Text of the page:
Now Showing: X-Men: Apocalypse


Hannah Lee, News Editor

Seven X-Men films later, enduring what is the longest running on-screen adaptation of a comic, it’s become apparent that the series is suffering from “superhero fatigue.”

Set in 1983, “X-Men: Apocalypse” follows the members in their daily lives ten years after “X-Men: Days of Future Past.” Simultaneously, Apocalypse (Oscar Isaac), believed to be the first mutant on Earth, awakens from thousands of years of dormancy enraged with the world’s development without him, and plans a purge to make the world pure once again under his rule. He begins gathering his Four Horsemen, the most powerful mutants that he can find, through promises of power and glory.

Former X-Men member Mystique (Jennifer Lawrence) hides in the shadows, helping mutants after being deemed a hero since the events from “X-Men: Days of Future Past.” Charles Xavier (James McAvoy) continues to establish his school for young mutants, and Magneto (Michael Fassbender) lives humbly under a new identity with his wife and daughter in Poland. Jean Grey (Sophie Turner) and Scott Summers (Tye Sheridan), two new teenage characters introduced into Xavier’s school, attempt to control their mutant abilities rather than shy away from them under Xavier’s guidance.

Despite each having their own set of conflicts, they all manage to find themselves with the same goal to stop Apocalypse from obliterating their planet.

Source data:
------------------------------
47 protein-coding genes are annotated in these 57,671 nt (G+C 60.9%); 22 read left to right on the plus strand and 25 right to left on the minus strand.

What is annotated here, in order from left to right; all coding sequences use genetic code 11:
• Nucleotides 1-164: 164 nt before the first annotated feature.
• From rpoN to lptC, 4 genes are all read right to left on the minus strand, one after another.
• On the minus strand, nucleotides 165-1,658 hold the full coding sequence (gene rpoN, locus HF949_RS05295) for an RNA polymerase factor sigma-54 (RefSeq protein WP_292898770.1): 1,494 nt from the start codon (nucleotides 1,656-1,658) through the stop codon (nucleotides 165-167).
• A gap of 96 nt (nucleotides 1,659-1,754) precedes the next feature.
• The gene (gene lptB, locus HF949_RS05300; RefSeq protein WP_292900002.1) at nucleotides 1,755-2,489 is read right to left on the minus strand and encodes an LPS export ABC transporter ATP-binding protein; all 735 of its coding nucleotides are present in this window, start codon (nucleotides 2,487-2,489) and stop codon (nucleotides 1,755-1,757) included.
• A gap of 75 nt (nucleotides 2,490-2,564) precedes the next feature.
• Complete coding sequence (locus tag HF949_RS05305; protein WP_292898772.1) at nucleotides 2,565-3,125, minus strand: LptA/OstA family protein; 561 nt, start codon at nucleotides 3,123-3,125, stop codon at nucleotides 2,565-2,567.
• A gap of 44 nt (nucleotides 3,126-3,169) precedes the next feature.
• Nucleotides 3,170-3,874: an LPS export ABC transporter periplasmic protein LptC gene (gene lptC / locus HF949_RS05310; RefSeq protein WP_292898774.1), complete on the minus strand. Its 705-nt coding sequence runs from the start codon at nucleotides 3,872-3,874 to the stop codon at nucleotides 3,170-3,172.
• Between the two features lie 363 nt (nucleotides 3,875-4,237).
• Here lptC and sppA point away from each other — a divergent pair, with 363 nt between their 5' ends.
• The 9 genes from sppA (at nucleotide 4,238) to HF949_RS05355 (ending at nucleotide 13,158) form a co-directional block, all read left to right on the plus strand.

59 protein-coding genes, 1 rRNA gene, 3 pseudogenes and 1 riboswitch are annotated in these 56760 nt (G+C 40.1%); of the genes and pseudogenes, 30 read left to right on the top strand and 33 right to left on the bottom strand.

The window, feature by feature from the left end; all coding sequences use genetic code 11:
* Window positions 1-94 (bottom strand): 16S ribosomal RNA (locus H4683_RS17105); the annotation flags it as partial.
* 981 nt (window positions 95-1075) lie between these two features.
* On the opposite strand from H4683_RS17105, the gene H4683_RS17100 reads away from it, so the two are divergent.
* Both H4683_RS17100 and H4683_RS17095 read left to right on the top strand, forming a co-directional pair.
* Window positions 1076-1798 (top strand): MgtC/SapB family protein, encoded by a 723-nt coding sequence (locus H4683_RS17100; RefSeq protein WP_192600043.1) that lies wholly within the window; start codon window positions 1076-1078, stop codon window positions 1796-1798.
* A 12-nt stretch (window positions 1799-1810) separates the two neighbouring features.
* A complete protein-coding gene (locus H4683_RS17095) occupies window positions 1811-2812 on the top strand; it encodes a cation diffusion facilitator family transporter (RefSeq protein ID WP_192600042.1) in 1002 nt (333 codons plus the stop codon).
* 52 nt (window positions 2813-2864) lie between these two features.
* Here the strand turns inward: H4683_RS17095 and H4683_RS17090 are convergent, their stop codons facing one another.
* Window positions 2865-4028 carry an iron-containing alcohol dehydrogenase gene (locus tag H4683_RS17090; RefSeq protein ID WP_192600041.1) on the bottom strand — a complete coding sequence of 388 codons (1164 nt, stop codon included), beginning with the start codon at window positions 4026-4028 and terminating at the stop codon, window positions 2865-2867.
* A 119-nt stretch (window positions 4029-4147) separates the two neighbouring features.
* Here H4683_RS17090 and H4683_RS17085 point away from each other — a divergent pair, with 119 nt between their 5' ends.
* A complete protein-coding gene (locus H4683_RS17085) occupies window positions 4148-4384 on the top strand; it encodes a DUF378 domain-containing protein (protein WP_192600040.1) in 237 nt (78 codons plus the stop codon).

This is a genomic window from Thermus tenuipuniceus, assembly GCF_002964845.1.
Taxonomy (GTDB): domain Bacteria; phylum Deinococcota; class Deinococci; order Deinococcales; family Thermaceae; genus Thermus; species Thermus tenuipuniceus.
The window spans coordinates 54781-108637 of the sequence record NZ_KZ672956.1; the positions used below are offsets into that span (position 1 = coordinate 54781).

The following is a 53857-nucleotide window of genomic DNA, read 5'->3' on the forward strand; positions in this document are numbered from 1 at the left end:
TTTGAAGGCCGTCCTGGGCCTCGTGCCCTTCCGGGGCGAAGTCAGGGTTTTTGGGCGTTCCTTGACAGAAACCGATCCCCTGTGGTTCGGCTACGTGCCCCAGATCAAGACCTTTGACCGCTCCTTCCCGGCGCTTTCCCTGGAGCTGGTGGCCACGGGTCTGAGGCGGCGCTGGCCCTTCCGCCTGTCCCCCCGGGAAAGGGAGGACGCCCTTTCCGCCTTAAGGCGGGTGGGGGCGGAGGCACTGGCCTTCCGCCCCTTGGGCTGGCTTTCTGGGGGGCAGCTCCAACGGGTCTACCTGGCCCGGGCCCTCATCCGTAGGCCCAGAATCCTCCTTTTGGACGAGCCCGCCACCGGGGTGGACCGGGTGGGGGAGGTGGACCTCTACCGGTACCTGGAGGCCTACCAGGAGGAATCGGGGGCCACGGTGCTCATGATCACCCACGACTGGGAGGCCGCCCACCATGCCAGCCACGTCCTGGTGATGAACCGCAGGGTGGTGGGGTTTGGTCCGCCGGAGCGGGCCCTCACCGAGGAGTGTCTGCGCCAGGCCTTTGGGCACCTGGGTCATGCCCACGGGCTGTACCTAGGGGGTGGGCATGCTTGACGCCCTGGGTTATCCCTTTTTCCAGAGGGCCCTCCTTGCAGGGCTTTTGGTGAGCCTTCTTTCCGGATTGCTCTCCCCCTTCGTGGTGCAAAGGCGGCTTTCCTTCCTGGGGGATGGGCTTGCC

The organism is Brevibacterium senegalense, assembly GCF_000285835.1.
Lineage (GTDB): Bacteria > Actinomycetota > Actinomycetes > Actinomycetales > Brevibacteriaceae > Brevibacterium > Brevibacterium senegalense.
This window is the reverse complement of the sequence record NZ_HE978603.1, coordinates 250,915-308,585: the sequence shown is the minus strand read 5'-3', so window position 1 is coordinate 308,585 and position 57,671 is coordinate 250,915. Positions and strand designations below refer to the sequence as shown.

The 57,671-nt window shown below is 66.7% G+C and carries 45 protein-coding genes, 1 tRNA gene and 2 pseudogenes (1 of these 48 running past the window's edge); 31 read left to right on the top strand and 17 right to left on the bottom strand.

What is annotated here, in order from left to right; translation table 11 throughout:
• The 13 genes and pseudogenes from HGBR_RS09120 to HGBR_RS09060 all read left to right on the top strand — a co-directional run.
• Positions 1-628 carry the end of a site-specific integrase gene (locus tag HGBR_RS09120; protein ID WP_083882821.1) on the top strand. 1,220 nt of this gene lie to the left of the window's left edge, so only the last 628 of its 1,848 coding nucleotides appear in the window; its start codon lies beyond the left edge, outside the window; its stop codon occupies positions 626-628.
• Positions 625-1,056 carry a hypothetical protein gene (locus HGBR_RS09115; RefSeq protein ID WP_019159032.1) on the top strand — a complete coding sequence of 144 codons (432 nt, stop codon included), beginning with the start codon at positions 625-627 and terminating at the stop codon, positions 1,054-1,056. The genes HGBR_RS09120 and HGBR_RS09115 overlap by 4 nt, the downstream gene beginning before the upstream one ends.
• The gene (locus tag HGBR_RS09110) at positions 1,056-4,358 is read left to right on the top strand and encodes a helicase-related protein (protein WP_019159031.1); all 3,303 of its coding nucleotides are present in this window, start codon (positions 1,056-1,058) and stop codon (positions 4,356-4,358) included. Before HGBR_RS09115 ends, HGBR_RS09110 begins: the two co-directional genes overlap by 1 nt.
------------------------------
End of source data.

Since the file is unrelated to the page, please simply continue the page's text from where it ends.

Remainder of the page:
“X-Men: Apocalypse” has a familiar taste, roughly following the same conflicts and clichés as the other X-Men films. For the past few films, the world was threatened to be turned into dust, and the mutants all needed to get past their own personal struggles to group together for the greater good. There was never even a split second where the tables were turned; everything was flatly laid out and predictable.

The plot is overstuffed with both old and new characters, all fighting to share the screen, yet the film still remains underwhelming. As a result of the well-known characters from the past, introducing two new characters, especially students, seemed trivial in comparison to original characters such as Mystique and Magneto.

After a long  break from “X-Men” films, director Bryan Singer made a strong return with “X-Men: Days of Future Past.” However for “X-Men: Apocalypse,” it seems as if Singer was less focused on the progression of the series, but  simply wanted to satisfy X-Men fans’ hunger for another film. The film proves that the series is pleading for a serious break to re-establish what has become the tedious, dragged out lives of the X-Men.